Government not doing enough to engage with loyalist community – Peter Hain

A former Northern Ireland Secretary has criticised the Government for failing to do enough to engage with the loyalist community in Northern Ireland.

Amidst on-going violence on the streets of Belfast over the decision by the City Council to fly the Union Jack only on certain days at the city hall, Labour MP Peter Hain went on to warn of a “toxic” situation now engulfing the province, linking the violence with Northern Ireland’s high rates of unemployment.

Speaking to the BBC’s “The Wales Report” on Sunday evening he explained:

“In Northern Ireland, I think there is a particular issue with the loyalist community and I do not think the government is doing enough to engage with them.

“I took some risky decisions to engage with people who were on the fringes and some actually almost in uniform as it were, in paramilitary activity, and it paid off.”

Making a link between the troubles and Northern Ireland’s unemployment rate of 7.8% Hain continued:

“Youth unemployment is horrific in Northern Ireland and particularly loyalist youngsters feel that they don’t have a future. They think that republicans are getting everything.

“You’ve got youngsters without training, without jobs, on both sides of the divide actually feeling that this is ‘not their scene’ any more.

“Because they can’t get jobs, they don’t have a stake so they’re causing trouble, and there’s also, I think, an identity issue there as well.”

His words came as DUP First Minister, Peter Robinson pledged that the rioting seen over the last month would not deter politicians across Northern Ireland from pursuing the shared society so craved for. Speaking on the Andrew Marr programme ahead of a week which will see Ministers from Stormont discuss the situation with the British and Irish Government Robinson explained:

“We took some difficult decisions, some might say historic decisions to build a shared society in Northern Ireland.

“I think it is important to tell the wider community in Northern Ireland and our friends in the rest of the United Kingdom that we are not giving up on that.

“We are very much of the view that we are determined that we build the kind of society where everybody can have a peaceful and stable existence.”

Meanwhile, a leading figure in one loyalist paramilitary group has called for the violence to end.  Speaking to BBC Northern Ireland for a documentary on the trouble surrounding the flag protest, Jimmy Birch of the Ulster Defence Association urged unionists not to be sucked into a Sinn Fein trap. He expanded:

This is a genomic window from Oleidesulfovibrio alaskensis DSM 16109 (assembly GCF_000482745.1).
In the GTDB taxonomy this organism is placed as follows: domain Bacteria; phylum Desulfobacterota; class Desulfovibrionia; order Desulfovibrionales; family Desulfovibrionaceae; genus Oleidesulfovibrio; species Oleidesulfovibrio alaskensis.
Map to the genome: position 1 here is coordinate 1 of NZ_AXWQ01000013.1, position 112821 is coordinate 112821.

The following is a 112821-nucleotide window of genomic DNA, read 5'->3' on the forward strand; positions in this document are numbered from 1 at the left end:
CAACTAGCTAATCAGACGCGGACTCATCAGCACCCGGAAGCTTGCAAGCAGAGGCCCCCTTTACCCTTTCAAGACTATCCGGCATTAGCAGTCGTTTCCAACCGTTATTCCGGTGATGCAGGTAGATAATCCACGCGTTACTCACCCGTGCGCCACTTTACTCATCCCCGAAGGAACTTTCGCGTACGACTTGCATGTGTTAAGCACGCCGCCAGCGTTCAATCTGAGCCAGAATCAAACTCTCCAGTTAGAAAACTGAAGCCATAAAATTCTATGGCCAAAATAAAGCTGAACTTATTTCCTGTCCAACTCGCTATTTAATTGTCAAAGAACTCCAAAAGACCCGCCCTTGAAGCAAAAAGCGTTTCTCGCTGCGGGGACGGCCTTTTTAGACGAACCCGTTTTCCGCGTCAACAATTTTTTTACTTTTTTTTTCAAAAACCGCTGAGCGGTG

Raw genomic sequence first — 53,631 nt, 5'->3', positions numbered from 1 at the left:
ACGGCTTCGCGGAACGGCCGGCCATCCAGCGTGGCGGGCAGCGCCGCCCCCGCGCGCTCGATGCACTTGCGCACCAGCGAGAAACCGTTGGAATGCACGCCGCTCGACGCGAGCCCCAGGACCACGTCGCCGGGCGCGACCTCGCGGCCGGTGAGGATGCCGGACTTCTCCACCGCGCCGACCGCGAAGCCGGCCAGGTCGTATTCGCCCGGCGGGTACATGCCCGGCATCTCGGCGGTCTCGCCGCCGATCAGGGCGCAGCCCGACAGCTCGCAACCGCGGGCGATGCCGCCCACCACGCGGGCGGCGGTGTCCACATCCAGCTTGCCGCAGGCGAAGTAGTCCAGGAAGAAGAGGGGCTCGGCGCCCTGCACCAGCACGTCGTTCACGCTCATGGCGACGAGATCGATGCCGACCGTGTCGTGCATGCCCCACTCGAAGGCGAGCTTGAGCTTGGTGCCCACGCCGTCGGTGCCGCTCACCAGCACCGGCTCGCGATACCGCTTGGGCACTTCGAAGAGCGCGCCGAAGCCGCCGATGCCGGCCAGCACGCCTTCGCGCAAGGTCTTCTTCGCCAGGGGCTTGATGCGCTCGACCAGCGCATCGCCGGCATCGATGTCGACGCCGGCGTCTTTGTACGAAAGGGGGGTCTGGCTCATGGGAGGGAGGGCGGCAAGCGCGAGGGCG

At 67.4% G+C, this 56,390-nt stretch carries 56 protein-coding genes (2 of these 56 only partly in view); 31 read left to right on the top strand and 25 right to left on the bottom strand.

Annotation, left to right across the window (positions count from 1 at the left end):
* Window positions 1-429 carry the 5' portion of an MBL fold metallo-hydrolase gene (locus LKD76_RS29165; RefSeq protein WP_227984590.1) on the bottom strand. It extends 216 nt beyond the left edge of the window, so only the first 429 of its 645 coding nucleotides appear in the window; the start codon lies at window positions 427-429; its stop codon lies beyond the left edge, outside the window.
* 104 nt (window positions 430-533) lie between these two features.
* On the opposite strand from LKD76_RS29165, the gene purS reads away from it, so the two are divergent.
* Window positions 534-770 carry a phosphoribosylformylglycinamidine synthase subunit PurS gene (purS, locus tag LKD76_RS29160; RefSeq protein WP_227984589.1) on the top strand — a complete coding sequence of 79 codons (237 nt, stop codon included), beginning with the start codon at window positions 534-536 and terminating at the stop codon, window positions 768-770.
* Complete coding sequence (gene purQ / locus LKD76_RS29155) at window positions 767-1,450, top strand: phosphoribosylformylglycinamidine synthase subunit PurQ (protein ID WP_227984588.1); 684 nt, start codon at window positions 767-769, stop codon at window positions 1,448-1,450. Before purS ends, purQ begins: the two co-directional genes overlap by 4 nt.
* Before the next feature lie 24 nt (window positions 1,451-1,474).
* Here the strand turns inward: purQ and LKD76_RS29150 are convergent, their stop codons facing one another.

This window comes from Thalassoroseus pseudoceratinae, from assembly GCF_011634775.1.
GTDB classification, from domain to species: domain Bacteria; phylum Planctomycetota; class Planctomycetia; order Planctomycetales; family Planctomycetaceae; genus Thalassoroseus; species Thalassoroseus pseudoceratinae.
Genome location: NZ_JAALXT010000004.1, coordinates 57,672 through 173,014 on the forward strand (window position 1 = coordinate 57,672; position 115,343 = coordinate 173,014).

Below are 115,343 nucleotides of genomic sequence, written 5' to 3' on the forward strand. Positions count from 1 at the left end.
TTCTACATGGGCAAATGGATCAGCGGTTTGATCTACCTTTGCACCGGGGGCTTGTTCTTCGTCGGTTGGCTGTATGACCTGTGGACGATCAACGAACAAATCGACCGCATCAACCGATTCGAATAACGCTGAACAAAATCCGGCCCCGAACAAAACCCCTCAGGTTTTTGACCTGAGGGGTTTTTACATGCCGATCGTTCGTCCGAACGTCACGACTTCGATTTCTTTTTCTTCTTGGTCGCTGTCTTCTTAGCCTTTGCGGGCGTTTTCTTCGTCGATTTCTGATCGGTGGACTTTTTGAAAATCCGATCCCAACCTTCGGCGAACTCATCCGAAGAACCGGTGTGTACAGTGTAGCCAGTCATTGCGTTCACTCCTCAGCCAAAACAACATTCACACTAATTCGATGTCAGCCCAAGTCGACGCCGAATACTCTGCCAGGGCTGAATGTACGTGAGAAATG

“We are so predictable. They (Sinn Fein) are playing us – they’re like our band captain – they’re calling the tunes and we’re playing them.

“And every time they call the tune, we take to the streets, we wreck our own areas, we fight with the police, we burn our own cars and we stop our own people going to work and coming home from work and disrupt our own people’s way of life.

“It’s wrong, we need to take a step back and we need to stop being predictable.”

Sinn Fein leader, Gerry Adams meanwhile has called for a cross-community response to the protests. Writing for the Guardian online he argues that Belfast is no longer a purely “unionist” city and that the decision on the flying of the union jack was a compromise in the same vein that the peace process has been based on compromise.

Citing the way that Peter Robinson and Martin McGuinness brought Northern Ireland’s communities together in the wake of the 2009 attack on the Massereene Barracks which saw two soldiers killed Adams declared:

“We need an all-party, cross-community response to the flag protests and the violence which has accompanied them. It also needs to address all the other outstanding issues.

“This will be a huge challenge. Republicans do not underestimate the problems involved, and in particular the difficulties facing unionism. But there can be no going back. The tiny minorities who want to cling to the past must be rejected. Sectarianism must be tackled and ended. The promise of the Good Friday Agreement for a new society in which all citizens are respected, and where fairness and justice and equality are the guiding principles, has to be advanced.”

In summing up the mood of much of Northern Ireland meanwhile, the Belfast Telegraph, in its editorial has simply called for the “madness to stop.”  “The streets need to be cleared” it said, “and politics need to be made to work. Otherwise we will all remain at the mercy of anarchy, and we simply cannot go on living like this.”

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